The subtilisin-like macrocyclase PatGmac is produced by the marine cyanobacterium Prochloron didemni. This enzyme is involved in the last step of the biosynthesis of patellamides, a cyanobactin type of ribosomally expressed and post-translationally modified cyclic peptides. PatGmac recognizes, cleaves, and cyclizes precursor peptides after a specific recognition motif comprised of a C-terminal tail with the sequence motif -AYDG. The result is the native macrocyclic patellamide, which has eight amino acid residues. Macrocyclase activity can be exploited by incorporating that motif in other short linear peptide precursors, which then are formed into head-to-tail cyclized peptides. Here, we explore the possibility of using PatGmac in the cyclization of peptides larger than the patellamides, namely, the PawS-derived peptide sunflower trypsin inhibitor-1 (SFTI-1) and the cyclotide kalata B1. These peptides fall under two distinct families of disulfide constrained macrocyclic plant peptides. They are both implicated as scaffolds for drug design due to their structures and unusual stability. We show that PatGmac can be used to efficiently cyclize the 14 amino acid residue long SFTI-1, but less so the 29 amino acid residue long kalata B1.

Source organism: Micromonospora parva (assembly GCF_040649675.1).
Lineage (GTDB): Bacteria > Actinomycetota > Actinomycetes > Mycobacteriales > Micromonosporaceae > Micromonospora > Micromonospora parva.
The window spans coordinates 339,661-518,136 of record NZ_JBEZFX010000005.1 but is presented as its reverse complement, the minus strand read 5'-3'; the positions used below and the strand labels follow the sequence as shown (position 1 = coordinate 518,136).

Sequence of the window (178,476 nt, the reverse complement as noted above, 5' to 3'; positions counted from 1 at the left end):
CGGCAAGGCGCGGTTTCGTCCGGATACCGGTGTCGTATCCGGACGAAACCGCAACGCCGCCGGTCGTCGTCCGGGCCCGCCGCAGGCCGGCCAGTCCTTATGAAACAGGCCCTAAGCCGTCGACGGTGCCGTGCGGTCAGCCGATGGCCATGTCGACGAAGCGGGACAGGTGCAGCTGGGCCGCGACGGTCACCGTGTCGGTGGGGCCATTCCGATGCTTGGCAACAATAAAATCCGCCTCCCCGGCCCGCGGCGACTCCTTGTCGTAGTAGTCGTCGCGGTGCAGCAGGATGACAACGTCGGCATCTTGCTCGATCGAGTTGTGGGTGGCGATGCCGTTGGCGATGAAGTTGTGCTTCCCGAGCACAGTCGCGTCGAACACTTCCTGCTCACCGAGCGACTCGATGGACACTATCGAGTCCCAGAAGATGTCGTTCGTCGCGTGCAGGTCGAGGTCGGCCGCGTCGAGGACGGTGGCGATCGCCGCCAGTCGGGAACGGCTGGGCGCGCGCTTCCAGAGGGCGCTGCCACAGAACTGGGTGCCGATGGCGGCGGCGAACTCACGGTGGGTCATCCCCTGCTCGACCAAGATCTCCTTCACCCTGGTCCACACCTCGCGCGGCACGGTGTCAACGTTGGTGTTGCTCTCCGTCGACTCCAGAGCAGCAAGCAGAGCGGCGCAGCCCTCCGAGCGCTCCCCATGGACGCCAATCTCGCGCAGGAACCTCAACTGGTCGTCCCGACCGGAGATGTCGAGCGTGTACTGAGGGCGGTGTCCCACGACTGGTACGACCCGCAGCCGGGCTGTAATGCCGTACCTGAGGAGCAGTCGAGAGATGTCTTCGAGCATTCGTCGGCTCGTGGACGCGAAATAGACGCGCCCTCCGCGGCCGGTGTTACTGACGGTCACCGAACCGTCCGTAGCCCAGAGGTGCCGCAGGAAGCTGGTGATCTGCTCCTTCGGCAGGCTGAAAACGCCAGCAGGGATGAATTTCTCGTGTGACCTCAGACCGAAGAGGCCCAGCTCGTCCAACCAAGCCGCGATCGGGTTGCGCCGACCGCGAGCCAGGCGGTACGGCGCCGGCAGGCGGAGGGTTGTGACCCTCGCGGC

This work was supported by the Swedish Research Council Formas (#2016-01474; U.G.), by a postdoctoral scholarship from Carl Tryggers Institute, Stockholm (CTS 10:216; S.G.), and partially by a fellowship grant from the EPSRC (No. EP/S027246/1; W.E.H.). We thank Johan Rosengren for help with NMR analysis.